The History of the Talmud, Vol. 2 of 2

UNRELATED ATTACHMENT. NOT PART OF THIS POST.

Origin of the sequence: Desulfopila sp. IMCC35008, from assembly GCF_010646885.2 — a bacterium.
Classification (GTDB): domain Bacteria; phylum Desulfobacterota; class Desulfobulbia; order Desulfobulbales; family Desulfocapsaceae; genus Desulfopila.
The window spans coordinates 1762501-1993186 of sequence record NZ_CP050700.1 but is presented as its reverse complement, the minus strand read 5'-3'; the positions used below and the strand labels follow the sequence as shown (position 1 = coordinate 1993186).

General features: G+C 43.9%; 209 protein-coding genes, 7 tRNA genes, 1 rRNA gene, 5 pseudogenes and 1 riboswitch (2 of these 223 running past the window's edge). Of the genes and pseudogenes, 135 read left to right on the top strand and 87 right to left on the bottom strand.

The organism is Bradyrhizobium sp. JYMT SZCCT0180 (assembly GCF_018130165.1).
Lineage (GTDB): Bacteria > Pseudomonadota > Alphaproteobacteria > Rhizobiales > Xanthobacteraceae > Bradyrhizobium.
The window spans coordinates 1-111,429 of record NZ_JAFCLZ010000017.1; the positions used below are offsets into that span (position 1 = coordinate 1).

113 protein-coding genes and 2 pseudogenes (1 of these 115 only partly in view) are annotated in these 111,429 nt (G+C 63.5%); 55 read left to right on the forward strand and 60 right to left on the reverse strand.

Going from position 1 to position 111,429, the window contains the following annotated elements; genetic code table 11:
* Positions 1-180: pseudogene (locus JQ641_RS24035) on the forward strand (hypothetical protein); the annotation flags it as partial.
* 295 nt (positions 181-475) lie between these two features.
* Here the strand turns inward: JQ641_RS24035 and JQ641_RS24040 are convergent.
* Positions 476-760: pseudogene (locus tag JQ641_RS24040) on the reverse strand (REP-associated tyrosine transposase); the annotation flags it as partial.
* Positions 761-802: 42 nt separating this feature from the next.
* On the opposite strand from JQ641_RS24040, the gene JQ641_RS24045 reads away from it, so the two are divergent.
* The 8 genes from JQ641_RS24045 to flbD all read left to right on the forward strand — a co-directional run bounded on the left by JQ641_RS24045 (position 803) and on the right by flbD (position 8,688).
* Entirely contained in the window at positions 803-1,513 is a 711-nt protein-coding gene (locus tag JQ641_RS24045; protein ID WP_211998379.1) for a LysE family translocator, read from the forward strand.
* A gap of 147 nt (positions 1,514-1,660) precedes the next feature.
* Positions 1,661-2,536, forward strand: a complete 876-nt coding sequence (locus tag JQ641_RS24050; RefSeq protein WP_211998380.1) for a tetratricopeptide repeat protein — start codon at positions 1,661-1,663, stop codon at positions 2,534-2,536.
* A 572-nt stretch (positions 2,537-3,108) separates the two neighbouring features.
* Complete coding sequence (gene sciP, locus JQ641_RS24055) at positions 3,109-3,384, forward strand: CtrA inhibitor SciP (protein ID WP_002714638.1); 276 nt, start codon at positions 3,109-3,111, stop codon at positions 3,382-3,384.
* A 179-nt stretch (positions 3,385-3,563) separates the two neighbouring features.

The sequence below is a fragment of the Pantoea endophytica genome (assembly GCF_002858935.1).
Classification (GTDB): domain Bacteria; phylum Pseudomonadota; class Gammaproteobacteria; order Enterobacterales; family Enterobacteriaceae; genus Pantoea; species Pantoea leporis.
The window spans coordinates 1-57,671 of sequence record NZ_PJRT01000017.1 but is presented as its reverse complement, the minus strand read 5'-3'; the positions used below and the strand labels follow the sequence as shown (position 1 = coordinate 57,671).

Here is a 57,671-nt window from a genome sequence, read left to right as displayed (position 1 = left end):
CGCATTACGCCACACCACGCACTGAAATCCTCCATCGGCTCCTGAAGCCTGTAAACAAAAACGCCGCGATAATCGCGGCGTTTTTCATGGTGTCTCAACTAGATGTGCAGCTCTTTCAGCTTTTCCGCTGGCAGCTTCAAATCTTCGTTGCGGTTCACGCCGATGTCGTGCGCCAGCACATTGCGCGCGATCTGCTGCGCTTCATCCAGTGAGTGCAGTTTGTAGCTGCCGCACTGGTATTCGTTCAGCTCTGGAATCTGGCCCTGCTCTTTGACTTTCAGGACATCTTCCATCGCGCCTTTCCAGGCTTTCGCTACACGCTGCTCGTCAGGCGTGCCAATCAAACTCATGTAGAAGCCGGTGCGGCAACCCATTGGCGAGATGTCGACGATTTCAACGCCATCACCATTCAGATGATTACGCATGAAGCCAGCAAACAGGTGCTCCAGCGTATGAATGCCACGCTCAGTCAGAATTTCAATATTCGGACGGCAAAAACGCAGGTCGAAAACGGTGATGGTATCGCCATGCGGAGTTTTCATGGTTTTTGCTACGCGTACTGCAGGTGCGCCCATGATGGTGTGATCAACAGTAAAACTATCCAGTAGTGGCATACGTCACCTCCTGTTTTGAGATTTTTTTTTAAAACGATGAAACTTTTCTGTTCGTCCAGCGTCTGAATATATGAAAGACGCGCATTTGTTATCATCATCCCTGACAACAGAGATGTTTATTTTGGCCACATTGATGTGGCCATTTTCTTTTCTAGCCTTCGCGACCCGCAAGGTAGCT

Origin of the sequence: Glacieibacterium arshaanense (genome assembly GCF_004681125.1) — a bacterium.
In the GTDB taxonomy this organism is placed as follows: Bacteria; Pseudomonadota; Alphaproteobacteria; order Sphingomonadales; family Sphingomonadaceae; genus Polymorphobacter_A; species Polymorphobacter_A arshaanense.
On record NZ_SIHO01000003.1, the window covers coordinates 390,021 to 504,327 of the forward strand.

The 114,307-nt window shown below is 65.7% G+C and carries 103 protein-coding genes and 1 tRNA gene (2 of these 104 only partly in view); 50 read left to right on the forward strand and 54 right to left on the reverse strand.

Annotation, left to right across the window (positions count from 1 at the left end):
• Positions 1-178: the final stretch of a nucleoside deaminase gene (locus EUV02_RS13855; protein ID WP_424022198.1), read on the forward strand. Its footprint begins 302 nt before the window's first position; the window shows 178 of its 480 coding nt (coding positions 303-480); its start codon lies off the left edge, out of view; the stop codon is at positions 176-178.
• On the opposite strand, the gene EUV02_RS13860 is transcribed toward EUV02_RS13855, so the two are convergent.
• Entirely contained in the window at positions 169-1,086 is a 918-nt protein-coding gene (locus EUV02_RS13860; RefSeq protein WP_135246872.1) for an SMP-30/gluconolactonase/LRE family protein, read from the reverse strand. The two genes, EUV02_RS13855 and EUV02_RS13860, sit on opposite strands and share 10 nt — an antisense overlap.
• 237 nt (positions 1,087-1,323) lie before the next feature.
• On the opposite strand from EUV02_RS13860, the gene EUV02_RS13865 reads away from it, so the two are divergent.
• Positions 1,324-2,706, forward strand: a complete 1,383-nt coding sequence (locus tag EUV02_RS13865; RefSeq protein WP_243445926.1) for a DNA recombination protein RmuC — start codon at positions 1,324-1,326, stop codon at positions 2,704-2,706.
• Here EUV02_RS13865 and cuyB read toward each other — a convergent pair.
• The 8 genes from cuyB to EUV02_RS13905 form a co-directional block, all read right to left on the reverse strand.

Excerpt from The History of the Talmud, Vol. 2 of 2: From the Time of Its Formation, About 200 B. C., Up to the Present Time Voluminous books were written about the text Of the Mishna and Talmud in almost every language, besides valuable articles by very scholarly men in dierent books and periodicals. In the bibliography the reader will find all modern works ar ranged with various references to subjects. We shall only point out the special books on this subject, viz., Darkhe Hamish nah, (the Ways Of the Mishna), by Zachariah Frankel, The Introduction to the Mishna, by Jacob Brill, 1876, The Tra dition Of the Oral Law, by H. Weiss, and toldat Hamish nah, (history Of the Mishna), by Haim Oppenheim, all in Hebrew; Jahrbijcher, by Dr. N. Brill, Frankfort, A. M., Real Encyclopaedie, by J. Hamburger, Die Lehrer der Mishna, by M. Braunschweiger, and Graetz's History Of the Jews, all in German. Finally three Special introductions were written (i) Einleitung in den T almud, Leipzig, 1894, second edition, by Dr. Herman Strack, in German; (2) Introduction to the Talmud, 1891 and 1894, second edition, by Dr. M. Mielziner, in English, and 3) Introduction to the Mishna, in the Russian language, by N. Perferkowitz.* In these introductions are mentioned also the different translations Of the Mishnayoth and Talmud in all the languages up to the time these works were written. Finally, Dr. Erick Bischo wrote a special book named Kritische Geschichte dcr Tal mud - Uberzetzungen aller Zeiten und Zungen, Frankfort. About the Publisher Forgotten Books publishes hundreds of thousands of rare and classic books. Find more at www.forgottenbooks.com This book is a reproduction of an important historical work. Forgotten Books uses state-of-the-art technology to digitally reconstruct the work, preserving the original format whilst repairing imperfections present in the aged copy. In rare cases, an imperfection in the original, such as a blemish or missing page, may be replicated in our edition. We do, however, repair the vast majority of imperfections successfully; any imperfections that remain are intentionally left to preserve the state of such historical works."